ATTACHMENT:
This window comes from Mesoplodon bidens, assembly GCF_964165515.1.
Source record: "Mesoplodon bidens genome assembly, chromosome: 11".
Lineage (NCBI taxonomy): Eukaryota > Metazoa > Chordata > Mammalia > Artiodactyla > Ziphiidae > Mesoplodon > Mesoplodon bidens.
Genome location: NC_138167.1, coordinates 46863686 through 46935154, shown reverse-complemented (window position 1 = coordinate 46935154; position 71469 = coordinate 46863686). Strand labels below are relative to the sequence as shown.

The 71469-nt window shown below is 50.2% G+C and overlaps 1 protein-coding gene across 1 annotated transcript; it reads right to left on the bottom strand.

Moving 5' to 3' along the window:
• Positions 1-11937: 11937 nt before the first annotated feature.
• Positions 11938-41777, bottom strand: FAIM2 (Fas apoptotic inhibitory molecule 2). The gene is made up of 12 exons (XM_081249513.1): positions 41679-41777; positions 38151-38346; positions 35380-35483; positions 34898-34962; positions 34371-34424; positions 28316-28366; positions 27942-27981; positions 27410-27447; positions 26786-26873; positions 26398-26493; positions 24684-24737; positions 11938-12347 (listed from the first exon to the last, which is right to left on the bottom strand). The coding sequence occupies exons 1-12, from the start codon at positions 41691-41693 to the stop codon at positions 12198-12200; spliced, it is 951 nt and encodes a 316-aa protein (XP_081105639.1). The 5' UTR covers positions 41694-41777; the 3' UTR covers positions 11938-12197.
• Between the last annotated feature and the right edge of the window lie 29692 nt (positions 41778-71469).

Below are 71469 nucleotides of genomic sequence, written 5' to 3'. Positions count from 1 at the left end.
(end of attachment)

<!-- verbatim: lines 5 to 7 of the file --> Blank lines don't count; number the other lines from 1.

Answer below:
The 71469-nt window shown below is 50.2% G+C and overlaps 1 protein-coding gene across 1 annotated transcript; it reads right to left on the bottom strand.

Moving 5' to 3' along the window:
• Positions 1-11937: 11937 nt before the first annotated feature.